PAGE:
Currencies, Stocks Post Late Surge on U.S. Job Report: EM Review

Emerging-market currencies and stocks reversed early losses to end the week higher as they drew support from a weaker dollar and lower U.S. Treasury yields. Both asset classes posted their biggest gains on Friday as a weak U.S. jobs report revived risk appetite under the premise that Federal Reserve officials will keep easy monetary policy for longer.


  • China’s exports rose more than expected in April, suggesting its trade outperformance could last longer than forecast this year, fueled by global fiscal stimulus
  • U.S. job growth significantly undershot forecasts in April, suggesting that difficulty attracting workers is slowing momentum in the labor market and challenging the economic recovery
  • A large option bet on quicker rate-hikes by the Federal Reserve got bigger this week, even as officials pushed back against hawkish expectations
  • A rising appetite for risk across a variety of asset markets is stretching valuations and creating vulnerabilities in the U.S. financial system, the Federal Reserve said in its semi-annual financial stability report
Asset moves as of 4:20 p.m. in

New York

MSCI EM stocks index+0.24%
MSCI EM FX index+0.86%

Bloomberg Barclays global EM local-currency bond index

(Up to Thursday)



  • The coronavirus wave that plunged India into the world’s biggest health crisis has the potential to worsen in coming weeks, with some research models projecting that the death toll could more than double from current levels
  • Indonesia’s economy contracted more than expected in the first quarter, as one of the fastest vaccine rollouts in Southeast Asia hasn’t been enough to revive domestic demand. Gross domestic product declined 0.74% from a year ago, worse than the median estimate of -0.65% in a Bloomberg survey of economists
  • Thailand’s central bank kept its benchmark interest rate unchanged for an eighth straight meeting, warning that its forecast for an economic recovery has been threatened by the country’s biggest virus wave since the pandemic began. Malaysia also kept its benchmark interest rate at a record low as a fresh surge in coronavirus infections threatens to further delay an economic recovery
  • Asia’s manufacturing activity remained robust through April even as a gauge of factory output in China -- the region’s top economy and industrial powerhouse -- showed signs of cooling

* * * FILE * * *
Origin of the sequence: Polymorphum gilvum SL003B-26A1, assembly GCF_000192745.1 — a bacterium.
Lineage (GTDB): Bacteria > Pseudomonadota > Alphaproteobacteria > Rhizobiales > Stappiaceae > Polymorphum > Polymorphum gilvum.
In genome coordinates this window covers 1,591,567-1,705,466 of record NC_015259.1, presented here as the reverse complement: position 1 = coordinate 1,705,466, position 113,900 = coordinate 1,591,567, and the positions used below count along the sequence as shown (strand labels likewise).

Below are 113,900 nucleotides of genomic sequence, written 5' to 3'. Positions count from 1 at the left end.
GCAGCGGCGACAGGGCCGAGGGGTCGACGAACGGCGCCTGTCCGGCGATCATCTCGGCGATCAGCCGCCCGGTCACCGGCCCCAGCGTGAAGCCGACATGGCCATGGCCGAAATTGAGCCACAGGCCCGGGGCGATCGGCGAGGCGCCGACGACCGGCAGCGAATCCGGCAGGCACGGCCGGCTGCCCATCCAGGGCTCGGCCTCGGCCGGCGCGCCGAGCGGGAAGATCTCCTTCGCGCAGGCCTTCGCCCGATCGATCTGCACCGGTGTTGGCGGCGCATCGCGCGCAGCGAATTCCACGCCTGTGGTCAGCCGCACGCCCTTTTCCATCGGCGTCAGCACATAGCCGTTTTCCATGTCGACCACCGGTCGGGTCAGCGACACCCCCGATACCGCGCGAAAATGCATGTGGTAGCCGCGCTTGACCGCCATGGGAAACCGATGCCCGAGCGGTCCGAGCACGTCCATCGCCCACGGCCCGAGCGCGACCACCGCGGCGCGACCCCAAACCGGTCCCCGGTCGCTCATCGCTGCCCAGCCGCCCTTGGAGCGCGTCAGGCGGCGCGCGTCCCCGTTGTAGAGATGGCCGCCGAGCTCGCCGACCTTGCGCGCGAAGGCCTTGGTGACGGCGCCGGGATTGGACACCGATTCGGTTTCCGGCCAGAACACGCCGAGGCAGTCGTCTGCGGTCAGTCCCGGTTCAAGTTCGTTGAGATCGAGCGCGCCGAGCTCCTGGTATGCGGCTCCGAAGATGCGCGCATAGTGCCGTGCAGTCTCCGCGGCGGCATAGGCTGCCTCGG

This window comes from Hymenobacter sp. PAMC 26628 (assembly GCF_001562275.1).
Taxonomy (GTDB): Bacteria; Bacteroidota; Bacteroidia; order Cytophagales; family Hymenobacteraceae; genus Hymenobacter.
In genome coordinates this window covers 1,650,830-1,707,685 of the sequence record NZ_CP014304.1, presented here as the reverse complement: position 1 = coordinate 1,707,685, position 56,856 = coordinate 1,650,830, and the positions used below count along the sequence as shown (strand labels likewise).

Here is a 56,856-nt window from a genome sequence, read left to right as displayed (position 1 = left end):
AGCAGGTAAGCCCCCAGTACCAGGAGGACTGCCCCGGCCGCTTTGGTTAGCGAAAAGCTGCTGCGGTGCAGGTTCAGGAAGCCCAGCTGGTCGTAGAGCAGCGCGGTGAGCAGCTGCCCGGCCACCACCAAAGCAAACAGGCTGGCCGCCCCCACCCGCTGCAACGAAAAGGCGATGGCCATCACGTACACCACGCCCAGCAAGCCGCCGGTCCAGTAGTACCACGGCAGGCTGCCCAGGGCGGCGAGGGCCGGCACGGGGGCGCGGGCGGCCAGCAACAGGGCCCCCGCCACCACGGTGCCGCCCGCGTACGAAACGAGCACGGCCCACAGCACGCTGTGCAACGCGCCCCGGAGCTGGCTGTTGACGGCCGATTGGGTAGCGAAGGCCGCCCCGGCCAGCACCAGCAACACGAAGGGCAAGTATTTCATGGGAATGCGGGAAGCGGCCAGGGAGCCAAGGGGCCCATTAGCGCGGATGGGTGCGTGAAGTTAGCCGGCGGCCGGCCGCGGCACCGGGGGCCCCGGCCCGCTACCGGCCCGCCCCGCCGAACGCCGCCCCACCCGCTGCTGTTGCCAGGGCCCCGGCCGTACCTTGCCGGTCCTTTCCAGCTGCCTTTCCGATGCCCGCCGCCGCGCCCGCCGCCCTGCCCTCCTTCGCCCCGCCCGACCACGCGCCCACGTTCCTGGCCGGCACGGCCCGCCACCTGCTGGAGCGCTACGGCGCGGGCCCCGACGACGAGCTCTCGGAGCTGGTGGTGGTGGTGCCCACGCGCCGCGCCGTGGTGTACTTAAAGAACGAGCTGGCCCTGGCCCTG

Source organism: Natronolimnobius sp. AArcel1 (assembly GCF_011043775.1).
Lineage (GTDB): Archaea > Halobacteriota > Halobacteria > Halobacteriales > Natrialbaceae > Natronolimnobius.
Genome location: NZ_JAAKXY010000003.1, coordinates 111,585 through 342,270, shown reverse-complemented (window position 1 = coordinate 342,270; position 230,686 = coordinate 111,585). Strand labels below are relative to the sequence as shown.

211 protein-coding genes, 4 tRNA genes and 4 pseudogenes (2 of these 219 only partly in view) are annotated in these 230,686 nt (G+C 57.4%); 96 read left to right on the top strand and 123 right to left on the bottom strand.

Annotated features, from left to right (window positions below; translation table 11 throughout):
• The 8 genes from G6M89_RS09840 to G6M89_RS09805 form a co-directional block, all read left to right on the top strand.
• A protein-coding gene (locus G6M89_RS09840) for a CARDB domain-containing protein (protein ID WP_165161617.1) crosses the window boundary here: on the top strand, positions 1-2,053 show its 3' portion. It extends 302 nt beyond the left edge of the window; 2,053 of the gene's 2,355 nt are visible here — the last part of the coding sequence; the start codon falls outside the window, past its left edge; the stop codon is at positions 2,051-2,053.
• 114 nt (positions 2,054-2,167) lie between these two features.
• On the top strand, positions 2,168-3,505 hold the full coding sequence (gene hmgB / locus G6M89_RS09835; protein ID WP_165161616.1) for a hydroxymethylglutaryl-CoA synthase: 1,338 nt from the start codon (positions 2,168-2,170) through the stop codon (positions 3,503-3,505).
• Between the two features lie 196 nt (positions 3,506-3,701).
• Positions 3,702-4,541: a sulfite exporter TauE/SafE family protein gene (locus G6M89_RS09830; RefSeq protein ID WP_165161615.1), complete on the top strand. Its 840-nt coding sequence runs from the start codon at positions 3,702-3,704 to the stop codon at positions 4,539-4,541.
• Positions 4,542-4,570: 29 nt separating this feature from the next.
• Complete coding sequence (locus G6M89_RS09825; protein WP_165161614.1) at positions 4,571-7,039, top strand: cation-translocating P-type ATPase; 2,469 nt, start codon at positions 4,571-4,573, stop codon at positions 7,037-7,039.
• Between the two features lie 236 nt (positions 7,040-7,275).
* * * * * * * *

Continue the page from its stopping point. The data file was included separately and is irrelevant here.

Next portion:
• Turkey’s central bank kept its benchmark interest rate unchanged for a second meeting on Thursday, pledging to maintain its “current” policy stance until there’s a significant drop in inflation
  • The Czech central bank gave the strongest signal yet that it may start raising interest rates this summer as policy makers see easing economic risks from the coronavirus pandemic
  • Saudi Arabia lowered oil prices for customers in its main market of Asia as a surge in coronavirus cases crimps demand in India, the world’s third-largest crude importer
  • Iran’s rial has strengthened more than 25% since world powers started negotiations to revive the 2015 nuclear accord, a sign that the Islamic Republic’s economy anticipates U.S. sanctions relief


  • President Ivan Duque withdrew a tax bill that’s spurred deadly protests and a selloff in Colombian assets. The finance minister and his deputy quit Monday, and the new minister said the country will fight to keep its investment-grade rating. History shows that leaders’ fear of junk is misguided
  • Central bankers in Mexico and Chile are facing above-target annual inflation and temporary food cost jumps ahead of their monetary policy meetings next week. Chilean lawmakers moved closer to approving a giant tax hike on mining
  • Former IMF official Simon Cueva will become Ecuador’s next finance minister, President-elect Guillermo Lasso said. Cueva is a former head of research at Ecuador’s central bank, and has also been the International Monetary Fund’s representative to Bolivia
  • Lawmakers in El Salvador, where congress is controlled by the president’s party, removed five top judges and the attorney general over the weekend. The nation’s bonds rebounded from a selloff but investors are on edge, concerned that tension between the administration and the U.S. government will dim the prospects for a deal with the International Monetary Fund

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